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Thursday, 23 December, 1999, 08:26 GMT
By Appointment: The ultimate celeb endorsement

The Knightsbridge store, complete with coat of arms
No one expects Harrods owner Mohamed al-Fayed to be on the Royal Family's Christmas card list this year.

He's probably done too much damage, what with making all sorts of allegations against the Duke of Edinburgh.

But now the Harrods owner has really excised himself from the Family's favourites.

He said that he doesn't care even if he loses the royal warrant.

Mohamed al-Fayed: I don't need royal warrants
The warrant is the royal stamp of approval for suppliers to the royal household.

Like a Rolls-Royce, it means you have arrived in the world of victualling.

And for a "nation of shopkeepers" - as Napoleon called the English - that of course is one of the highest honours.

But Mr Al-Fayed apparently doesn't care if the "top people's store" loses some of its cachet.

I have the support of the masses

Mohammed al-Fayed
"For me it makes no difference," he said, after being asked whether he was worried about rumours that Harrods might lose the royal warrant because of his remarks in court.

"What the hell the value of royal warrants?" he added.

"I'm not in need for the royal warrants, right.

"If they take it, it makes no problem for me, because I don't need their support, because I have the support of the masses."

Harrods has four royal warrants including one as gentleman's outfitters to the Duke of Edinburgh.

Warrants date back to the Middle Ages, one of the earliest being given to Thomas Hewytt to supply Henry VIII with "swannes and cranes and all kinds of wildfowl".

Royal warrants can be stamped on products
There are about 1,100 royal warrants and most come up for review every four years.

Earlier this year, the Queen withdrew her warrant from cigarette company Gallaher, though the Palace insisted this was more to do with a falling demand among guests at royal functions than concern over tobacco-related illnesses.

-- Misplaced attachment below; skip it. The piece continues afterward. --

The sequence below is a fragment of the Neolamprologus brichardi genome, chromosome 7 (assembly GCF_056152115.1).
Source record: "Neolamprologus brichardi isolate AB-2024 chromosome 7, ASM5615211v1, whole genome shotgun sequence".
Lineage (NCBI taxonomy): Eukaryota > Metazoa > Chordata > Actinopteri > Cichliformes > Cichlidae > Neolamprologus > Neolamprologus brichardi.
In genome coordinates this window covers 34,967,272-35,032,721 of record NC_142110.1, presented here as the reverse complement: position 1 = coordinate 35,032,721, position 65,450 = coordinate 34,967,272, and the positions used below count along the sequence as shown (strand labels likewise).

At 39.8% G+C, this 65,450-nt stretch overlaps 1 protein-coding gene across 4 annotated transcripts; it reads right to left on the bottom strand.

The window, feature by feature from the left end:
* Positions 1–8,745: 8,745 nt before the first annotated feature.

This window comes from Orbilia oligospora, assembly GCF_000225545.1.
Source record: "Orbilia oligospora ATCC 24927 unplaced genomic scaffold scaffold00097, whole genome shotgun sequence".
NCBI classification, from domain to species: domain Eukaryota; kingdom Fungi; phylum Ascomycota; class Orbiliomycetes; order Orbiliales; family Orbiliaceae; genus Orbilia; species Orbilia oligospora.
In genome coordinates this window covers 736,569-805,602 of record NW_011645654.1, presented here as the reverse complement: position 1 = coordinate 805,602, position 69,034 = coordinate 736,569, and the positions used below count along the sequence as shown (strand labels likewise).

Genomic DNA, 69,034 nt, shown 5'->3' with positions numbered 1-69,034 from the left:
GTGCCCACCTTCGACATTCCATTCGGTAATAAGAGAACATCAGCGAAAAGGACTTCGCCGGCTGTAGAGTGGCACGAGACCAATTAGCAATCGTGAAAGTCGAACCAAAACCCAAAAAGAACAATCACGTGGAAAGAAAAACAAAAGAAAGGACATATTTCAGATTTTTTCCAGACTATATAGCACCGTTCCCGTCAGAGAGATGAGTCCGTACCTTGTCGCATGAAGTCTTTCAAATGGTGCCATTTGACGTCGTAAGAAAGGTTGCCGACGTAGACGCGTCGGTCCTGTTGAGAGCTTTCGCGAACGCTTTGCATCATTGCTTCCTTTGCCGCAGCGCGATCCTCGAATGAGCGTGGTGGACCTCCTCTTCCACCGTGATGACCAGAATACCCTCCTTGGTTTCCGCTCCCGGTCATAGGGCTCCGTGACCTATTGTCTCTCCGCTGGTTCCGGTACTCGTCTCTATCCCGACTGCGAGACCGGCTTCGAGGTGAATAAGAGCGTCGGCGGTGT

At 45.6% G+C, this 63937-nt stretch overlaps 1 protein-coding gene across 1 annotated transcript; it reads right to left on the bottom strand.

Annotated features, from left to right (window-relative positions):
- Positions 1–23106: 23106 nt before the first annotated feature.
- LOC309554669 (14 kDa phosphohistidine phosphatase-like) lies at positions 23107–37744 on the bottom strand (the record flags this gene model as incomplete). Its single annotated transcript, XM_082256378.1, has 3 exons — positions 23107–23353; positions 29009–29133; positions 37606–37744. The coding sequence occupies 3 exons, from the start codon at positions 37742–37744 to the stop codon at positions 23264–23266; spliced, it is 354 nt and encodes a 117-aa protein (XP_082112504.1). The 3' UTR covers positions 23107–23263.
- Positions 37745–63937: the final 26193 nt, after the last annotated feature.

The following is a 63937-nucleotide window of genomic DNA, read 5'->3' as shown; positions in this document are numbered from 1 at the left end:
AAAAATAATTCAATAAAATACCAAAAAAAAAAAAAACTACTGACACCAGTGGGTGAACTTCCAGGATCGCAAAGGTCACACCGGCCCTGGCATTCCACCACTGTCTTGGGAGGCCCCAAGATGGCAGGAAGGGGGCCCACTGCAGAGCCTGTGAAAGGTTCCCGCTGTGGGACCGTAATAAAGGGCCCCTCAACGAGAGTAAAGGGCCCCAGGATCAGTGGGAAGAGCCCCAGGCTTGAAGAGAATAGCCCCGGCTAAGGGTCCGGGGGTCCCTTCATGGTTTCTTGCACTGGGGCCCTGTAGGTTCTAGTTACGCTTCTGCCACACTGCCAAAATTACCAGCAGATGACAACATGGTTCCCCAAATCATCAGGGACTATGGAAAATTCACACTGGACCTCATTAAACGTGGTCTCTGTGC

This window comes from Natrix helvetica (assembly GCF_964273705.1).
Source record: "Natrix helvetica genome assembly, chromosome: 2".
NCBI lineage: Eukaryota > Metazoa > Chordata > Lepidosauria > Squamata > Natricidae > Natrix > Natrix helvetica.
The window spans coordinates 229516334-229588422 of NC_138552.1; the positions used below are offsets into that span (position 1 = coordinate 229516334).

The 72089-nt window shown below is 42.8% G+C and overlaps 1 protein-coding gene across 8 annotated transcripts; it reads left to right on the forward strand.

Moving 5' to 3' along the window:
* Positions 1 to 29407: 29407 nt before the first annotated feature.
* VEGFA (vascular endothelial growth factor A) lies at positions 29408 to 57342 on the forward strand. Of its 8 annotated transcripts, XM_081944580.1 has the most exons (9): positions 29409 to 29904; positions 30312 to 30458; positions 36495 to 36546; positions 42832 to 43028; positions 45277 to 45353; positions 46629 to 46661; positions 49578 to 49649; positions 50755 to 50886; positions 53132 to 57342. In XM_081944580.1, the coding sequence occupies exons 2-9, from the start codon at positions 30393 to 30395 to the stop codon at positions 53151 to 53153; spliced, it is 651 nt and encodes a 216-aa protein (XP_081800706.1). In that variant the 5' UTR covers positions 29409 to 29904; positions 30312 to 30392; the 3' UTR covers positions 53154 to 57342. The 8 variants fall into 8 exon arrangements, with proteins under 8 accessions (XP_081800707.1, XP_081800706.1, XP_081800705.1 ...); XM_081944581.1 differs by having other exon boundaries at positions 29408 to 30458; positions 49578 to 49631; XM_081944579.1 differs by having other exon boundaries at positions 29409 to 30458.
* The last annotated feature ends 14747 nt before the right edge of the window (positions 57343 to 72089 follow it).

To get one you must have supplied the royal household with your goods or services for at least five years.

Then you can apply to the Royal Warrant Holders' Association, the "policemen" of the warrants.

If you get past them, Lord Camoys, the Lord Chamberlain will take your application to whichever member of the Royal Family you supply.

Only four members of the Royal Family grant the licences: the Queen, Duke of Edinburgh, the Queen Mother and the Prince of Wales.

However, the warrant does not necessarily mean that particular royal uses the product. For instance, can one imagine the Queen pushing a Hoover round the Palace drawing room, or scrubbing up the Balmoral bowl with Jeyes cleaning fluid following a Royal flush?

The honour is not only conferred on large companies - some local stores near Balmoral are By Appointment to Her Majesty, as are RG Hardie bagpipe makers and Andrew Donaldson fishmongers of King's Lynn.

How to get, and keep, a royal warrant
Supply goods or services to the royals for at least five years
Stay solvent
Do not use the warrant directly in advertising
Do not annoy the Royal Family

Tesco has no royal warrants, but it is basking in the glory earlier this month of being chosen to supply the Christmas puddings to the Royal staff.

The Queen's endorsement for Tesco is as near to a royal warrant as you can get. But the firm was strangely reluctant to field questions about the commercial benefits of a royal warrant.

'Real coup'

A spokesperson said they would be selling one million kilos of Christmas puddings this year - but how many of those would be down to the Queen's endorsement, could not be revealed.

Fortnum and Mason and Harvey Nicholls were both diplomatically silent about the commercial benefits of the royal stamp of approval.

Harrods: Reportedly threatened with losing warrant
But Richard Hymen, chairman of market research firm Verdict said endorsements were particularly important in these days of "qualitative consumerism".

What this means that we no longer shop as much for things we need, but more for the things we want.

He said: "If you have the choice of four different types of Christmas pudding, the manufacturer has to weave a story to explain why it is better."

And what better way than to let the press weave a story of the Queen choosing your pud for her staff?

"It was a real coup," said Mr Hyman.

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